Euthanasia

In every pet’s life, the time may come when the difficult decision about euthanasia will arise.  Euthanasia is the term used to end a patient’s life via a humane injection, for whatever reason may be necessary.  Some people also refer to this procedure as to “put down” or “put to sleep.”

Your pet may have been diagnosed with a terminal illness or disease, may have been very badly injured, or may require a surgical or medical procedure that is beyond your financial capacity.  For whatever reason, the decision needs to be made on humane grounds of what is in the best interests and quality of life of the patient.  It can be extremely difficult to make the decision to euthanase a much loved pet based on your own emotions, and often we may keep a pet alive for longer than is humane as we cannot bear to let them go, which is a completely normal and understandable reaction.  However, sometimes we have to make the necessary decision for the pet’s quality of life and therefore we must be cruel to ourselves to be kind to them.  They have rewarded us with so many wonderful years of companionship and good times so now it is time for us to do the same for them and relieve them of a life of too much pain and suffering. 

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When is the time right? 

The decision to euthanase a much loved pet is always going to be a very difficult one to make and to try and decide when the right time should be, is even harder in many circumstances.  Your pet may become increasingly slower and more lethargic, may not be interested in their food any more, may be losing weight, or may seek solitude and not want to be with you.  These are all signs that your pet may show as they near the end of their life.  A pet rarely will pass away on their own, and often if they are left to die without veterinary intervention, they will also be experiencing a great degree of pain and suffering until it becomes too much for their body to cope with and their organs will start to fail and shut down. 

For patients that are deteriorating due to old age and arthritis, the pet may still appear to be bright and happy, but is progressively becoming slower and stiffer and experiencing an increasing degree of pain as the weeks or months tick by.  They may have good days and bad days and so we have to make a decision as to the timing of when enough is enough for our beloved pet and it becomes kinder to let them go.  This process is made all the more difficult in that the pet usually is still quite bright happy and alert, but their body is failing them and so ultimately they may be showing a brave exterior to cover up the pain and suffering they are really feeling. 

The veterinarian will be able to inform and advise you of how the patient is going medically and the progression of their disease but in the end, euthanasia is a decision only you can make for yourself and your pet, when the time comes.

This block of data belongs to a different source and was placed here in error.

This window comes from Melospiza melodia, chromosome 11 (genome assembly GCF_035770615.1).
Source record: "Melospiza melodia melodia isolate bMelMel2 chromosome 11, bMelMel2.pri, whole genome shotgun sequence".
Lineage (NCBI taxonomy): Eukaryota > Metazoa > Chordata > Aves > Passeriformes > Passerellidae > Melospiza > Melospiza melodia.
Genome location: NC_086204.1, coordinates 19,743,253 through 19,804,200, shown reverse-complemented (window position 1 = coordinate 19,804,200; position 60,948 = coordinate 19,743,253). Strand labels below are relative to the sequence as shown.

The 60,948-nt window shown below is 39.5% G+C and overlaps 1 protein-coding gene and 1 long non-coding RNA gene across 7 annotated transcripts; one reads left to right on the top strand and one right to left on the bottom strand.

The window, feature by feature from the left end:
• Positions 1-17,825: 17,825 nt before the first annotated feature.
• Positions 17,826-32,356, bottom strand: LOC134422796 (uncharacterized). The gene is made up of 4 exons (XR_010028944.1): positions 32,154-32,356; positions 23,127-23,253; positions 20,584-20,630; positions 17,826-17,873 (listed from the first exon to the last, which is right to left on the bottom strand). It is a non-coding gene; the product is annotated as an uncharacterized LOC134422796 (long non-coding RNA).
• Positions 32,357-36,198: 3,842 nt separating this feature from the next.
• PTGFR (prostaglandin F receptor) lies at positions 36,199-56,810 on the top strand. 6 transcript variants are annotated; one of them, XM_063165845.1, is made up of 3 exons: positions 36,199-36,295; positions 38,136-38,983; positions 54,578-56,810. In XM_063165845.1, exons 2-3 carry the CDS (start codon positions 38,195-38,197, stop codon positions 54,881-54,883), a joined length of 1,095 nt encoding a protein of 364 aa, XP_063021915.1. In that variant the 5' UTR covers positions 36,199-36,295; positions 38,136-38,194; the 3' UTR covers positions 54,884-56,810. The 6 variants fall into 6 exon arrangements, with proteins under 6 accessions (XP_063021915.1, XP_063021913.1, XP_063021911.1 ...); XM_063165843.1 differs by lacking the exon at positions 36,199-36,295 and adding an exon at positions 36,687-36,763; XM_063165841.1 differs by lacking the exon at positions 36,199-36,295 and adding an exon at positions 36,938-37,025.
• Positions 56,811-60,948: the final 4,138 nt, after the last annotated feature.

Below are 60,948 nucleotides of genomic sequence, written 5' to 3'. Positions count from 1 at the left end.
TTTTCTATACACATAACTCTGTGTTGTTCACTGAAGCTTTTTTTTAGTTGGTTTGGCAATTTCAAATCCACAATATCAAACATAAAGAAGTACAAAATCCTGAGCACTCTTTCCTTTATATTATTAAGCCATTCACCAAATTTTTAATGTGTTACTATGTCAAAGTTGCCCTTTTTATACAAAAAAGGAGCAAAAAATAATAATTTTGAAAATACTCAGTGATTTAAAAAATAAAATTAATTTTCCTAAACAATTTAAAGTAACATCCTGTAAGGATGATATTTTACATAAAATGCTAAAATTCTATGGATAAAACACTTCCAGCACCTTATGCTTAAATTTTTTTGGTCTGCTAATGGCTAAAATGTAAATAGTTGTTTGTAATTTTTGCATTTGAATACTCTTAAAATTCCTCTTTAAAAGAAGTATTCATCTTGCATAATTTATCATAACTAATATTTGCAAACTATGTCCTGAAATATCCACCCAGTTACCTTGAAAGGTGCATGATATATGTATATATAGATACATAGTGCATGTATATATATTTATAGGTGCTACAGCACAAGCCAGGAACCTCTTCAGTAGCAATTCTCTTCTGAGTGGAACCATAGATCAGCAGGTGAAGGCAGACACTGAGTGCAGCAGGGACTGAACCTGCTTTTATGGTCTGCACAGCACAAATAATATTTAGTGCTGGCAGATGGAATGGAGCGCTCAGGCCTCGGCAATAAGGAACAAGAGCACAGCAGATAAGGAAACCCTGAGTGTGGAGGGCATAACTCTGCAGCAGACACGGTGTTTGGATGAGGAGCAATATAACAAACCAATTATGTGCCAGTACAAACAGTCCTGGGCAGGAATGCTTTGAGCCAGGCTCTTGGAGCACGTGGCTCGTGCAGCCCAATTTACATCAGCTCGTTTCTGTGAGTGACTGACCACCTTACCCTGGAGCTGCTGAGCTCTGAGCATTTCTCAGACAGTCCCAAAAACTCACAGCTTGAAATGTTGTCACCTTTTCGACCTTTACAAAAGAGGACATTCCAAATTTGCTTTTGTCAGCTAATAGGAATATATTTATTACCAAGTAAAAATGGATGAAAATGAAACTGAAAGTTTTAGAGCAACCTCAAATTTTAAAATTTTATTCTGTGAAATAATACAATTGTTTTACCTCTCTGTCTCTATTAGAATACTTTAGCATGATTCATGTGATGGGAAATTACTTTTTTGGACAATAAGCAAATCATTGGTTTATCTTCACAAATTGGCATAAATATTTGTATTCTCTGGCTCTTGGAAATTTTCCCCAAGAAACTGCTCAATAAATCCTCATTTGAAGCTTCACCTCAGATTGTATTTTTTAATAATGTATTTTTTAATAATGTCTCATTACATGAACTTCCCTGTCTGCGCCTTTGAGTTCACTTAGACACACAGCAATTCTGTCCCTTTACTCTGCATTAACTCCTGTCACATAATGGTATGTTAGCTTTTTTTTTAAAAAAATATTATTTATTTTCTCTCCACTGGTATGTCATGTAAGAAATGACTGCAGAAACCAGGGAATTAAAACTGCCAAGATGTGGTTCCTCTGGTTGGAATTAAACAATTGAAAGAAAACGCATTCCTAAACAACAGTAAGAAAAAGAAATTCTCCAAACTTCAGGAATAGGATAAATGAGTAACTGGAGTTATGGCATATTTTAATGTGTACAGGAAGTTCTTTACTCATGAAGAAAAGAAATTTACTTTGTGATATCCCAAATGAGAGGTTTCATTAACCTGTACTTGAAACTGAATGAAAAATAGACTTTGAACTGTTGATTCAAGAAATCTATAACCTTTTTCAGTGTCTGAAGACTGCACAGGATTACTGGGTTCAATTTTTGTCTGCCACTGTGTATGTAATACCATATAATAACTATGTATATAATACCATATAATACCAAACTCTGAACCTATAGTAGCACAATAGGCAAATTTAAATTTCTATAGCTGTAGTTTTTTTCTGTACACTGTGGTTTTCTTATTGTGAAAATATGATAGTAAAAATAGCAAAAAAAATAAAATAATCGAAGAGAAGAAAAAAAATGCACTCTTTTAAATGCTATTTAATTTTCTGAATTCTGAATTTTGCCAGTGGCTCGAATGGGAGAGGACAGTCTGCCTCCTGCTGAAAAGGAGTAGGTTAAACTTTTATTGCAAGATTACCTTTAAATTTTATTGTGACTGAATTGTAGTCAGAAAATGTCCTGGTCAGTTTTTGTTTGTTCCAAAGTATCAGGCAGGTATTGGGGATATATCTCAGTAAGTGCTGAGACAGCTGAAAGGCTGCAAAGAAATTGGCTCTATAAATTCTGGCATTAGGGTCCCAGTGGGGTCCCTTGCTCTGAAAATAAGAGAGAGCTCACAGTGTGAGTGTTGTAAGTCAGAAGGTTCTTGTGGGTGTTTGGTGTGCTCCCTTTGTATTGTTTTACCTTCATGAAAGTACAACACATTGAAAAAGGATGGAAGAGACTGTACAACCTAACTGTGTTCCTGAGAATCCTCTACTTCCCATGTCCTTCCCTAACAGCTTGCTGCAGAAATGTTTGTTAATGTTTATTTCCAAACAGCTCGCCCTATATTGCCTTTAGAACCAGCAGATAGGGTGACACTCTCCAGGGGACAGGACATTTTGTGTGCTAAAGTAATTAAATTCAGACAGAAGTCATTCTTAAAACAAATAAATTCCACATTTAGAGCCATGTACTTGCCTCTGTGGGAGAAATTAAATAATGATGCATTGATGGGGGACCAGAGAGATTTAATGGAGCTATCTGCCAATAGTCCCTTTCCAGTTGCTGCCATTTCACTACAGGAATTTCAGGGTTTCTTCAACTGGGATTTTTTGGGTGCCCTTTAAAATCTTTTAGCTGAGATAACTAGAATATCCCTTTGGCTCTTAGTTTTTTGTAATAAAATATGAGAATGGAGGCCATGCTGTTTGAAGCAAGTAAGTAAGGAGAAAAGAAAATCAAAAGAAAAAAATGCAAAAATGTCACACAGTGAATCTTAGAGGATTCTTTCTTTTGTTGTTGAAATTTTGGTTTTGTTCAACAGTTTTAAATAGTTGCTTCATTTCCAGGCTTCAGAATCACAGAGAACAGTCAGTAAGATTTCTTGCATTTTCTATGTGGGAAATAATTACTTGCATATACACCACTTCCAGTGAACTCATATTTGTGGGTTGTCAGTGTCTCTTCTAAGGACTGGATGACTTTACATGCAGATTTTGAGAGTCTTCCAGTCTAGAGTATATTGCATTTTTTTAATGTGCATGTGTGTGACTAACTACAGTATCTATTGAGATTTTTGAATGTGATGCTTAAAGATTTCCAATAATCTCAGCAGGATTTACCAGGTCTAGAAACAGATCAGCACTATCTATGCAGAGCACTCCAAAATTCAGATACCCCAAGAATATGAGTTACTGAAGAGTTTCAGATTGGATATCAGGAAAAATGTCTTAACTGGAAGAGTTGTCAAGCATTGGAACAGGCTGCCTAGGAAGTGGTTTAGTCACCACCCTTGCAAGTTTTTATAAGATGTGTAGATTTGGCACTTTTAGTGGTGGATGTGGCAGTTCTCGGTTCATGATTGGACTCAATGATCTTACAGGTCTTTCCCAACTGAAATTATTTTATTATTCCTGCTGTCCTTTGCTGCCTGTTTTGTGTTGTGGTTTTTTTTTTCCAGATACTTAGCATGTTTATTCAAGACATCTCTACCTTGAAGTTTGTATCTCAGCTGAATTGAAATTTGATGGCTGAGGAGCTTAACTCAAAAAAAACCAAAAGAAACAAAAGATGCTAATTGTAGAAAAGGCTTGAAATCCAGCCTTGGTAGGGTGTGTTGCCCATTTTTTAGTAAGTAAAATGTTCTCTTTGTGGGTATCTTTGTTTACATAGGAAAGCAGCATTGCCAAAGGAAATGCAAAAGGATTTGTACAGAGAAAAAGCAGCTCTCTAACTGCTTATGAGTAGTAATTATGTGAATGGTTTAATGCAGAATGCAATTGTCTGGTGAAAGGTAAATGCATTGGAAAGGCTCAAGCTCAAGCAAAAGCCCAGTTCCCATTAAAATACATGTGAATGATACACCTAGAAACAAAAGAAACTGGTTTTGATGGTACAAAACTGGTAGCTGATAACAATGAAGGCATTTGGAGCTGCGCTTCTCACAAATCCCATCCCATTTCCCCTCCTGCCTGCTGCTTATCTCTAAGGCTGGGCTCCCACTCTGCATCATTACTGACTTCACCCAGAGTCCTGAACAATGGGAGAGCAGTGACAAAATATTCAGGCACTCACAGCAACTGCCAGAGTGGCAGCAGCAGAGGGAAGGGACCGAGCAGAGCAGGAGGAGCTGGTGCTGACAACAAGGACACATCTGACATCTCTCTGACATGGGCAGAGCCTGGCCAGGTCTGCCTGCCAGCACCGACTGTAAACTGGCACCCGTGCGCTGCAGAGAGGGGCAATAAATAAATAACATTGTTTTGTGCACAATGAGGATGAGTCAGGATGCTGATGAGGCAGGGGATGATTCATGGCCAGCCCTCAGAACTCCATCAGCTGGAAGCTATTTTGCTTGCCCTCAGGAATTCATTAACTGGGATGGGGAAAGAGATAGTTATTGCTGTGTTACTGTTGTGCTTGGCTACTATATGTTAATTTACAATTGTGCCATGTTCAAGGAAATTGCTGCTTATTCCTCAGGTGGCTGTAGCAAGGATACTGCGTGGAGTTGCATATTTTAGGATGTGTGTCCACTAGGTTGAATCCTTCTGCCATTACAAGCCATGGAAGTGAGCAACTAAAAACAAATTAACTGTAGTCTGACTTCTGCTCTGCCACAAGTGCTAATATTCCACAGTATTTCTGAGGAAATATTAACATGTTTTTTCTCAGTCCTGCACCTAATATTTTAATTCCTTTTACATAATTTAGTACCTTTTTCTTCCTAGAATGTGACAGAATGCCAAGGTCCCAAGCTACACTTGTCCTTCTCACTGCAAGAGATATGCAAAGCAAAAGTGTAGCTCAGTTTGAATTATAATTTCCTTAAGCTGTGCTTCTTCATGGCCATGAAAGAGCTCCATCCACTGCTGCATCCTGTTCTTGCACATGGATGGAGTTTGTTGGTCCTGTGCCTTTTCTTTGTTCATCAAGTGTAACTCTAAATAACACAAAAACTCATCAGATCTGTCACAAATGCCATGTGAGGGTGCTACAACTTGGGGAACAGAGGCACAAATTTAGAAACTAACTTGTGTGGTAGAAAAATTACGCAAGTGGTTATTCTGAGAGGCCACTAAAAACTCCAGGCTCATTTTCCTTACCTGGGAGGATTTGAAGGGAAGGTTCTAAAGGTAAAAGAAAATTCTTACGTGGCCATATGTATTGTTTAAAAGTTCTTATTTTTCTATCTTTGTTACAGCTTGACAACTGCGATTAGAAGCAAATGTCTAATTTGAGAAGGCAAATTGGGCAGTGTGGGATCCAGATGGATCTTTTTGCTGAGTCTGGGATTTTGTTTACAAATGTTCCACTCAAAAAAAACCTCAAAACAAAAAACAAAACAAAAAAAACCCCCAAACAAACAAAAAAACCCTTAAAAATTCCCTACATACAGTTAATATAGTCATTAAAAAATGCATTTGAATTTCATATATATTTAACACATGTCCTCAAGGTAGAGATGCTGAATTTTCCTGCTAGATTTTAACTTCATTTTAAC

This can cause some owners a lot of angst, as it can be easy to think, “But he still looks so happy.”  It can also be common for owners to experience feelings of guilt following the euthanasia of a pet as because you will be missing your pet so much, you will try to reason with yourself that maybe you have made the decision too soon. 

It is a normal grief reaction to feel this way and the rollercoaster of emotions and feelings you will have is a way of trying to ease your own pain.  These feeling are all a normal part of the grieving process and grieving for the loss of a pet is no different to grieving for the loss of a human family member.

Sometimes euthanasia becomes necessary due to financial restraints of a family if their pet is suffering from an unexpected illness or accident that will require expensive surgery or medication.  When the welfare of the patient is going to suffer, financial hardship is a valid reason for a decision to be made to euthanase a pet rather than to prolong its suffering if appropriate treatment cannot be afforded.               

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Can we say goodbye at home? 

Saying goodbye is a very personal experience and we encourage every family to make the decision that is right for them & the pet they are saying goodbye to. 

If you choose to say goodbye here with us at the clinic, you will have a private room where you can take all the time you need. We welcome as many members of the family to attend the appointment, as we understand that the family pet is usually loved by many. 

If you do not wish to have your pet euthanased at the veterinary clinic, you are more than welcome to request a house call visit, which is often more comforting for you and your pet as you are in familiar surroundings.  If you wish for your pet to be euthanased at home, a suitable time for you and the vet can be easily arranged.